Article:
The ink-receiving layer(s) can be provided on a support by using a known coating apparatus, such as a blade coater, a roll coater, an air knife coater, a bar coater, a curtain coater, a gravure coater, a gate roll coater and a short dwell coater. As appropriate ranges of viscosity and solids concentration are different from one coater to another, the solids concentration and viscosity of a coating composition used are adjusted for the coater used so as to ensure the desired rough texture on the recording material surface formed.

In the invention, it is preferable to use a blade coater because the ink-receiving layer formed can have higher surface strength. Reasons why the blade coater imparts higher surface strength to the coating surface than the other coaters cannot be explained clearly. However, it can be supposed that, in a blade coating process, the coverage is adjusted by pressing a metal blade or rod against the coating surface after the coating composition is applied to base paper, so that pressure is exerted on the base paper and the coating composition to enhance the adhesion of the ink-receiving layer to the base paper. In addition, the blade coater is well suited for coating highly viscous coating compositions.

While coaters of the type which perform the coverage adjustment under no pressure (e.g., a curtain coater) or weak pressure (e.g., an air knife coater) enable ink-receiving layers to have a rough texture, the ink-receiving layers formed thereby are subject to deterioration in surface strength. Further, these coaters require the coating compositions to have low viscosity, compared with the blade coater. Therefore, the coating compositions are reduced in solids concentration. As a result, the binder component alone becomes easy to penetrate into base paper during the drying process, and the thus formed ink-receiving surface tends to come off in powder.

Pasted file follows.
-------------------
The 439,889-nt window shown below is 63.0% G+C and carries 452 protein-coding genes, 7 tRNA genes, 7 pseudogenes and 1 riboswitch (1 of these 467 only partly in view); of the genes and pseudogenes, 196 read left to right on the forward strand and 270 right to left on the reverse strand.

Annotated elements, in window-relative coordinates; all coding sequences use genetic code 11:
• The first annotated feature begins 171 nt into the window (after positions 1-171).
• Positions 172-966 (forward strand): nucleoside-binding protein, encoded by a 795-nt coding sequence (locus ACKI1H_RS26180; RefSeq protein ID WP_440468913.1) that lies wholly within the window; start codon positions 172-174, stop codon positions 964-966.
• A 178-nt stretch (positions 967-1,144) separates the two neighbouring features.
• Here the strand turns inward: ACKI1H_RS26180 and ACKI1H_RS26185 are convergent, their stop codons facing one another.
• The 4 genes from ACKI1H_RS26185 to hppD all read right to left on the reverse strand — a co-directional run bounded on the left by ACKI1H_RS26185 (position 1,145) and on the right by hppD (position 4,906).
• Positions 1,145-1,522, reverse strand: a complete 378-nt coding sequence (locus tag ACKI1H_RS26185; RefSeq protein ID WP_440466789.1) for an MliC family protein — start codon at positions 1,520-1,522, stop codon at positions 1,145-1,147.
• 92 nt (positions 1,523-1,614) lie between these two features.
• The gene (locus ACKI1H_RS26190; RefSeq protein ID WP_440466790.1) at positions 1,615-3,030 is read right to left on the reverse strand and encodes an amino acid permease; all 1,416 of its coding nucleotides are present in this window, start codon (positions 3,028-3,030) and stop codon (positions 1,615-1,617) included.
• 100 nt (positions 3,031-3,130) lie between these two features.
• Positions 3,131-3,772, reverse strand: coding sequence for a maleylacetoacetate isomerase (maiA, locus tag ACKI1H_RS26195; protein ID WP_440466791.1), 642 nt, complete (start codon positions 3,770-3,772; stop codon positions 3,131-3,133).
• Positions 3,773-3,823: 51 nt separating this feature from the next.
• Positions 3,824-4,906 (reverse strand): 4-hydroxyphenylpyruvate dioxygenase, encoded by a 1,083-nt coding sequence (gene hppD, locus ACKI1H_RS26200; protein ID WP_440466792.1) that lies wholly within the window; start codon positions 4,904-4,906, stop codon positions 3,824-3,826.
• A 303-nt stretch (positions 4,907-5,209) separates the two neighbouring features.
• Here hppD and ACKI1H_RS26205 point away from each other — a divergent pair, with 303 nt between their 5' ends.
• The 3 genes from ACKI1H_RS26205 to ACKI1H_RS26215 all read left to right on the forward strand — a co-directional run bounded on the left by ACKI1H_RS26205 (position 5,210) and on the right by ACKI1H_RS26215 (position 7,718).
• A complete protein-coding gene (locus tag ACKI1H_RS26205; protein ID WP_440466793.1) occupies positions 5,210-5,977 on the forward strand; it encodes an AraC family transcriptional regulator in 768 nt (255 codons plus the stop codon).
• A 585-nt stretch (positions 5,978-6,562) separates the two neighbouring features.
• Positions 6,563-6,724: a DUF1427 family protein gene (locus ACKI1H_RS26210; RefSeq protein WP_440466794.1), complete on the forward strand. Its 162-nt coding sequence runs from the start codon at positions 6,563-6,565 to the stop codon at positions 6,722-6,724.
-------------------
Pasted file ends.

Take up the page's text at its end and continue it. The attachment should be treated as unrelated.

In addition, calendered finish may be given to the ink-receiving layer surface by using various calenders, such as a machine calender, a super calender and a soft calender, independently or in combination to the extent that the rough texture of the recording material is not impaired thereby.

The entire disclosure of all application, patents and publications, cited above and below, and of corresponding Japanese application No. 2000-025981, filed Feb. 3, 2000, are hereby incorporated by reference.

Now, specific constitutions of recording materials according to the invention are illustrated by reference to the following examples, and characteristics of the present recording materials are explained by putting them in contrast with those of comparative recording materials. However, it should be understood that these examples are not to be construed as limiting the scope of the invention in any way. Unless otherwise noted, all “parts” and all “%” are by weight in the following examples and comparative examples. Additionally, the amounts of hydrated metal salts set forth below are on a anhydrous basis.

The coating composition samples for forming ink-receiving layers are examined for viscosity according to the method defined in JIS K7117. Specifically, the viscosity measurement is carried out using a BM-type Viscometer (a kind of Brookfield type viscometer, made by TOKIMEC Co., Ltd.) and a rotor No.3 or No.4, and adjusting the temperature of each coating composition sample to 23 C. and the rotor revolving speed to 60 r.p.m. After a one-minute lapse from the start of the viscosity measurement, the viscosity value of each sample is determined.

Performance evaluations of ink-jet recording materials prepared in Examples and Comparative Examples respectively are made using the following methods.

(1) Surface Roughness

(a) Visual Observation of Texture:

The texture of each recording material sample is observed visually, and evaluated by the following criteria.

⊚: Very rough in texture

∘: Rough in texture

Δ: Somewhat smooth, but rough in texture

X: Smooth and free of rough texture

(b) Surface Roughness Measurements by PPS:

In accordance with the method defined in ISO 8791-4, surface roughness values are measured using a PPS measurement device, PPS-78, made by H. E. MESSMER Co., under the two conditions of 5 kgf/cm2 and 10 kgf/cm2.

(c) Surface Roughness Measurement by Stylus-Type Roughness Tester:

In accordance with the method defined in JIS B0651, center-line average roughness (Ra) is measured using a stylus-type surface roughness tester (Model SE-3C, made by K.K. Kosaka Kenkyusho) under conditions that the cut-off value is 0.8 and the average roughness-measuring distance is 8 mm.